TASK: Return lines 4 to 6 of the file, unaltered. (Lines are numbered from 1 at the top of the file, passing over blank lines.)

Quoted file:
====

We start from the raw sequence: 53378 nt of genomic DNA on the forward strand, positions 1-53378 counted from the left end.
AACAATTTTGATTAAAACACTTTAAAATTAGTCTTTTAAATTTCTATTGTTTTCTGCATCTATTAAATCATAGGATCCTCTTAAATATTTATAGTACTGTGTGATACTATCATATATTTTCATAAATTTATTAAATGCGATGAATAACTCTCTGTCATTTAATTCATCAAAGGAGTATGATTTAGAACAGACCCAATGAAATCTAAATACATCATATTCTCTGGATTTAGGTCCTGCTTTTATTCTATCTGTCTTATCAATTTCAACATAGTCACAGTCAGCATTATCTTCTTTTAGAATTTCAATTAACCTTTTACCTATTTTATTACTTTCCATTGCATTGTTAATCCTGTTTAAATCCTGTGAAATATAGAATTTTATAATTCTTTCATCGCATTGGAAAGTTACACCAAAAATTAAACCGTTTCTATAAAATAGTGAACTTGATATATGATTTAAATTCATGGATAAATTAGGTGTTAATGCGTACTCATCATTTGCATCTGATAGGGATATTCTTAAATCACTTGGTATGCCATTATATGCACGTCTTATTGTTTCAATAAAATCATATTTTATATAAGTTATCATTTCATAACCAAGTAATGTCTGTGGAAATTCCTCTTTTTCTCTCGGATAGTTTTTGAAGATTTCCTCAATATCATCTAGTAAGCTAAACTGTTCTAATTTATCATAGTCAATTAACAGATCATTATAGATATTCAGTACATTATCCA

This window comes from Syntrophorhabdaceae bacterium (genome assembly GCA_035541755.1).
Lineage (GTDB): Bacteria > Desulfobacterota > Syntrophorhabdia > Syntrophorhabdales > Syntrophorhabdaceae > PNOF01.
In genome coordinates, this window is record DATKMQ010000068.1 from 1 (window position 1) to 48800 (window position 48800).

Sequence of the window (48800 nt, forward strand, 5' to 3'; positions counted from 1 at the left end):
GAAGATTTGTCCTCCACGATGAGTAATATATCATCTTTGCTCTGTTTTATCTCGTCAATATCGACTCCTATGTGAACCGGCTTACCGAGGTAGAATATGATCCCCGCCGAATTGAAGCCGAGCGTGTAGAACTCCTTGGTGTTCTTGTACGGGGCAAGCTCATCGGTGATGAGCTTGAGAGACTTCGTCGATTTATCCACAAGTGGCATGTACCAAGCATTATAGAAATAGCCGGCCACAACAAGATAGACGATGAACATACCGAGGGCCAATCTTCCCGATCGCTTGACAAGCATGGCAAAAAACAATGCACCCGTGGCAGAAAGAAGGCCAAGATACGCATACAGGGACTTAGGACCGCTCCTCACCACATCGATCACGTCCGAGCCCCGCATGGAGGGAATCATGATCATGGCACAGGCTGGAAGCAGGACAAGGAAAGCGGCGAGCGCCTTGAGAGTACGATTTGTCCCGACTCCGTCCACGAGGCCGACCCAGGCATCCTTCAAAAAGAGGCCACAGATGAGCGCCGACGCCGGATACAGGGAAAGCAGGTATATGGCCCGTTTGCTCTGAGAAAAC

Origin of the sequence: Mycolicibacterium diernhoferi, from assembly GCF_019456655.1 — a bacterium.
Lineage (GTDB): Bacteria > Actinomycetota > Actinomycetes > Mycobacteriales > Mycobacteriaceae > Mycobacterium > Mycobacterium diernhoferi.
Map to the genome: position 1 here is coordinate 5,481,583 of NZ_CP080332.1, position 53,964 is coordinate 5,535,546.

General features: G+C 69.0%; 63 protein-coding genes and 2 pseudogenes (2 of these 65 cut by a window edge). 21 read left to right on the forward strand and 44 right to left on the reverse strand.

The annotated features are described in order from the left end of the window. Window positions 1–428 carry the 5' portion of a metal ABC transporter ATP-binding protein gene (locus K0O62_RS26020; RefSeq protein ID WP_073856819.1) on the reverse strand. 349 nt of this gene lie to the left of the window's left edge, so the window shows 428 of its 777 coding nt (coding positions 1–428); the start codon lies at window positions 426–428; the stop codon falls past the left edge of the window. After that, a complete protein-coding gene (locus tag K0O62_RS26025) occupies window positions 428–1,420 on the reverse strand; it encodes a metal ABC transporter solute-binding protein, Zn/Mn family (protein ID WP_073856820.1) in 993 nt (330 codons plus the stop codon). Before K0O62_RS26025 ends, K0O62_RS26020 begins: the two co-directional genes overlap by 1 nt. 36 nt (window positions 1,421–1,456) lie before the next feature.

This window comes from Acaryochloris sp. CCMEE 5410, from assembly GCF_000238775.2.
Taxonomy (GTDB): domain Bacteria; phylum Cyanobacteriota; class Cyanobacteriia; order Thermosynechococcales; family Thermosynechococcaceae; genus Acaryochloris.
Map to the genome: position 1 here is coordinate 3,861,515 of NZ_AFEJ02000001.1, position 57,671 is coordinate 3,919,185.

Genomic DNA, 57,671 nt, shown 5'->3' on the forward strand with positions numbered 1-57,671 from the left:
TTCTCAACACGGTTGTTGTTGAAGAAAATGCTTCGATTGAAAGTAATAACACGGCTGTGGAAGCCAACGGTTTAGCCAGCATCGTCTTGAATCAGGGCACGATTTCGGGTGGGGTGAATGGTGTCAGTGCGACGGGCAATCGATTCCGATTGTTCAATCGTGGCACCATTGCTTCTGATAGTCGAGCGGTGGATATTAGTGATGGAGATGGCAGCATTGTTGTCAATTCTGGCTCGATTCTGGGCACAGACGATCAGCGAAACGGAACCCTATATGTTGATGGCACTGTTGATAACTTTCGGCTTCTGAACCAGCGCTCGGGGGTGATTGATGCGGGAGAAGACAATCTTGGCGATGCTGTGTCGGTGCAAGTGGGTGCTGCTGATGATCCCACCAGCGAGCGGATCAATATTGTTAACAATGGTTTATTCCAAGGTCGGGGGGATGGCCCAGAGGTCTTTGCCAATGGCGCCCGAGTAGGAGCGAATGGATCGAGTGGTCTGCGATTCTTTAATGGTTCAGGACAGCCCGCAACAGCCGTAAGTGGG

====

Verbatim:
Lineage (GTDB): Bacteria > Desulfobacterota > Syntrophorhabdia > Syntrophorhabdales > Syntrophorhabdaceae > PNOF01.
In genome coordinates, this window is record DATKMQ010000068.1 from 1 (window position 1) to 48800 (window position 48800).

Sequence of the window (48800 nt, forward strand, 5' to 3'; positions counted from 1 at the left end):